The two most common approaches to the layout of a process map is the workflow view or the swim lane view. Both are excellent approaches. The process map above is presented as a workflow view. The baseline path is depicted left to right and the alternative and exception flow deviates from the baseline and is depicted left to right as well.

A swim lane view (reminiscent of swim lanes in a lap pool) is an approach that lays out the process map from a functional view. A swim lane is created for each functional area that contains an activity in the process flow. A swim lane view clearly shows the functional ownership of a work activity and the cross-functional handoffs in the process.

A swim lane view is an excellent approach to laying out the business process if the process has a high degree of thrashing – the flow moves in and out of many functional areas repeatedly. Vertical lanes can be added to a swim lane diagram to depict the time frame in which the activities normally occur.

It’s important to understand that a swim lane view is simply an approach to the layout of a process map – just as the workflow view (standard path, alternative paths, and exception paths) is simply an approach to the layout of the process map. The same concepts of activities, conditions, relationships and events apply to both approaches. It’s just simply a choice by a business analyst regarding the layout of the process map.

If a business process is reasonably well behaved (a sequence of activities is performed in one functional area before transitioning to another functional area), then the workflow view is an excellent layout approach. If the process has excessive thrashing across business functions, then the swim lane view is an excellent layout approach.

 

9. The Tool Myth

There are many excellent business process modeling and analysis tools in the market place. And, my experience is that they are all pretty good – albeit some better than others. My point, however, is that the magic in process modeling and analysis is not in the tool, it’s in the skills, competencies and expertise of the business analyst mapping and analyzing a business process.

An expression that someone mentioned to me a number of years ago is that “a fool with a tool is still a fool.” In other words, just because someone has access to a great tool and creates great looking maps, models and diagrams, does not mean that the maps, models and diagrams are accurate or useful. Accurate and useful maps require a highly skilled business analyst.

That said, in the hands of a highly skilled business analyst, a process modeling and analysis tool is an excellent investment. A tool can increase the speed of mapping and analysis and provides an excellent store of business knowledge. Tools range from generalized visual drawing utilities such as Visio to specialized, full-on repository based multi-user platforms.

 

10. Walk the Walk

When you get to the point that you have a stable validated process map, go out into the actual work environment and walk the map from end-to-end. There is significant value in walking the map when, but not before, the map is stable and validated. Sometimes SMEs and stakeholders try to minimize their time engaging in formal process mapping sessions by asking the business analyst to simply shadow them and ask questions while they work. While these SMEs and stakeholders are typically well-intended, my experience is that shadowing is ineffective in creating a process map, but highly effective in refining a process map that is created via formal mapping sessions.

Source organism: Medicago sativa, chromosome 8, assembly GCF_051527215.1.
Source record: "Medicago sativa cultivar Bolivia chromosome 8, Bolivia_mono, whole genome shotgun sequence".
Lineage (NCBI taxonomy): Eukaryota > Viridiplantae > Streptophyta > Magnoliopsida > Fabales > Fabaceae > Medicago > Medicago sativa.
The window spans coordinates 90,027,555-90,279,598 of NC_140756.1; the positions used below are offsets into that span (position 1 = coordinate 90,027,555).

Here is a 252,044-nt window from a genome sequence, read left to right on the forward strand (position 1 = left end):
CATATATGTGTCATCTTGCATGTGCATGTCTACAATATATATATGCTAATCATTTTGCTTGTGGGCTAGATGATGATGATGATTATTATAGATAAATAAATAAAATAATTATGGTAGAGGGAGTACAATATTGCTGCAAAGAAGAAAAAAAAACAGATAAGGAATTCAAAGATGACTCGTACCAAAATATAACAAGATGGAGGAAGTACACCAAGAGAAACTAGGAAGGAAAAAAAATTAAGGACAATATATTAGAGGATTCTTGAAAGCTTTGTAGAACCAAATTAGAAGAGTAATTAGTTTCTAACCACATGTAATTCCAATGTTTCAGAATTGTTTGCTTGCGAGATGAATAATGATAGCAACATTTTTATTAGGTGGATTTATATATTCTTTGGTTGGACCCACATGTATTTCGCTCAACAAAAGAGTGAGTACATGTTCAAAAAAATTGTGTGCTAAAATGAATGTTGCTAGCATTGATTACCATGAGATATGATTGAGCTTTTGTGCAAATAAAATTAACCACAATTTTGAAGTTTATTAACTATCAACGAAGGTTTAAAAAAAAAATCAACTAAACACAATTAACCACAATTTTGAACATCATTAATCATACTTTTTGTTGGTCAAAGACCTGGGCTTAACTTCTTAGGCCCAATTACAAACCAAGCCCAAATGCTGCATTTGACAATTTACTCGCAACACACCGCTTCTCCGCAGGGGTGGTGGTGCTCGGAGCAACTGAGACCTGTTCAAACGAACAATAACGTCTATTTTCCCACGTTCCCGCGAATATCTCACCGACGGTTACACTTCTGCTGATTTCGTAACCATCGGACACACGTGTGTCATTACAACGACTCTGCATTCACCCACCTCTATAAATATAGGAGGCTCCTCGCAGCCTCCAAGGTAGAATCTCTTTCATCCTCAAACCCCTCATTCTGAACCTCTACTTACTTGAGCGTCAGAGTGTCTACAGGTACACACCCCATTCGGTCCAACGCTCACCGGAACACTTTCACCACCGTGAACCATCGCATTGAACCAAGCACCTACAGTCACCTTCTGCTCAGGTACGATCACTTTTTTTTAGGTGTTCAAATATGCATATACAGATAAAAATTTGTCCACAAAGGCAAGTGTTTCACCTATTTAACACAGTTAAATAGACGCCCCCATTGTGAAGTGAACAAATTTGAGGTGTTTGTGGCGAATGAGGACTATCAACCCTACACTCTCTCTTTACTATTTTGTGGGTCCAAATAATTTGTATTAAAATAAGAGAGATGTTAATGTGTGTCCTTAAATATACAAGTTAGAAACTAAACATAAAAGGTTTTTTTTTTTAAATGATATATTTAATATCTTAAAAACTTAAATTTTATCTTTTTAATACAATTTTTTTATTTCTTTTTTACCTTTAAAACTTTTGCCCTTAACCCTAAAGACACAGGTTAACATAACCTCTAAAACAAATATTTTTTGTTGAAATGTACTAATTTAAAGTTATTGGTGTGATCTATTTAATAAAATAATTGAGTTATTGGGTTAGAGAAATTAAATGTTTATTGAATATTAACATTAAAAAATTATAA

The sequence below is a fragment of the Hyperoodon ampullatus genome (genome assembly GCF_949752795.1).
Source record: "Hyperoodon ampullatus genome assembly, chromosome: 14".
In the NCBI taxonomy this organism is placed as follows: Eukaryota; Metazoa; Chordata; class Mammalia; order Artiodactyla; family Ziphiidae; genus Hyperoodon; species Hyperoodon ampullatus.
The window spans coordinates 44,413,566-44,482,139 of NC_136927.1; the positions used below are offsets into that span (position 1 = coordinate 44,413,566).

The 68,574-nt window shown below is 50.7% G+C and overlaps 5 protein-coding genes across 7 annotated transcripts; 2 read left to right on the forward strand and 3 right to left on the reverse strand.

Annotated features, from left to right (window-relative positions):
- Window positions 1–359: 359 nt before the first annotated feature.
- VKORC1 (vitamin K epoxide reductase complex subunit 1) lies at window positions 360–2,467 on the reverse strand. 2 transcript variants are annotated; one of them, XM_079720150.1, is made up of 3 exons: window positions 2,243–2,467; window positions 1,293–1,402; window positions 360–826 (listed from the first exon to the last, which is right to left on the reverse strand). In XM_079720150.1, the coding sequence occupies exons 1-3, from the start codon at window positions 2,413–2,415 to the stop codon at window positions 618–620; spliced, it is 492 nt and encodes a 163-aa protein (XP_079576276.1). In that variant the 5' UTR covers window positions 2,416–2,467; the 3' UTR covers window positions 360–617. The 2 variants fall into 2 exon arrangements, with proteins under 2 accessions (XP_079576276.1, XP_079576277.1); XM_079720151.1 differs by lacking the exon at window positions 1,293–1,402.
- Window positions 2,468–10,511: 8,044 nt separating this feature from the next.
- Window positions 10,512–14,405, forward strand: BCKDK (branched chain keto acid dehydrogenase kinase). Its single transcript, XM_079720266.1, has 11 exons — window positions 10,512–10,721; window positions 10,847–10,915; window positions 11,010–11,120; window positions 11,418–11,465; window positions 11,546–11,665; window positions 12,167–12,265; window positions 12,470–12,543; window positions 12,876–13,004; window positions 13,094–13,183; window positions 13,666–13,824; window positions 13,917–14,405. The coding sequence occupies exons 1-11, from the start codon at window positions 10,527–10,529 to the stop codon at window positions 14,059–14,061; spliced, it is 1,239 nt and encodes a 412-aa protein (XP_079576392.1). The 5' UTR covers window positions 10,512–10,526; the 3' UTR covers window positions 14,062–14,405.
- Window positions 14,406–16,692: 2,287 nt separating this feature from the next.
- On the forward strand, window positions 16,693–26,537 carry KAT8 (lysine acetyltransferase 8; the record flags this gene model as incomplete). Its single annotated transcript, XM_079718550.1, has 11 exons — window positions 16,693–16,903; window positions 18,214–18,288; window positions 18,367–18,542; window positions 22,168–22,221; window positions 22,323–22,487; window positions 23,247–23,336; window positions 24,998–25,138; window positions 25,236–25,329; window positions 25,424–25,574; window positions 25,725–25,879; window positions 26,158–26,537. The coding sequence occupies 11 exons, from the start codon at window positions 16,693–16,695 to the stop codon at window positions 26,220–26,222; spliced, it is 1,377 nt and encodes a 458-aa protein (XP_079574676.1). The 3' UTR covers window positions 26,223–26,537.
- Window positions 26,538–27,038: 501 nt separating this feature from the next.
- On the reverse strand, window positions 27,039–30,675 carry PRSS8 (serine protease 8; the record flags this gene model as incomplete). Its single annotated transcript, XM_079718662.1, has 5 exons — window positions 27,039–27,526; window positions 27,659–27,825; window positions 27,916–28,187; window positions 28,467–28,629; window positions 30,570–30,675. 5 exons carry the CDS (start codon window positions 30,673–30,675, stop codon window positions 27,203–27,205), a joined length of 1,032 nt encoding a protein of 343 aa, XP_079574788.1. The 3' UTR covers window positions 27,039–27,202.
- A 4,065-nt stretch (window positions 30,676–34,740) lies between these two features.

The dynamic here is that as a business analyst, you do not know or have context for what you are observing while shadowing prior to mapping a process. However, after you have created a stable validated process map via formal process mapping sessions, you will have a deep understanding of the process. Then, while shadowing, you have the context to quickly spot disconnects between the process map that you developed in formal mapping sessions and what you observe in the work environment. You can then work with the SMEs and other stakeholders to reconcile disconnects.

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Inteq's Business Process Modeling training course transforms business analysts into high-impact professionals — professionals that connect with the business stakeholders, discover and rapidly assimilate deep business knowledge, critically analyze and challenge existing processes and deliver substantial ROI from analysis.

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The Inteq Group is uniquely qualified to assist your organization with this challenge.

James Proctor

James Proctor

James Proctor is the Director of Professional Services for The Inteq Group, Inc. and author of Mastering Business Chaos. He frequently lectures on business strategy, innovation and business transformation and serves on the board of commercial and non-profit organizations. Proctor is the author of Inteq’s acclaimed Business Analysis training series - reaching over 300,000 business and I.T. professionals worldwide. Proctor developed Inteq’s MoDA/Framework™ and Inteq’s BPR360/Framework™ - which have been adopted as a standard for business analysis by organizations around the world. In his book, Mastering Business Chaos, he reveals secret patterns he has discovered in thousands of client interactions ranging from Fortune 500 to emerging growth companies and government agencies throughout the spectrum of industry. The Inteq Group is a team of top industry professionals that provide business analysis training and consulting services, application software development services, and big data solutions to commercial and governmental organizations worldwide. Proctor has a B.S. in Industrial Management and Operations Research and an MBA in Information Technology from Indiana University. He started his career with the firm of Ernst and Young (formerly, Ernst and Whinney) with their consulting group in Dallas and specialized in the aerospace, financial services, manufacturing and defense industries.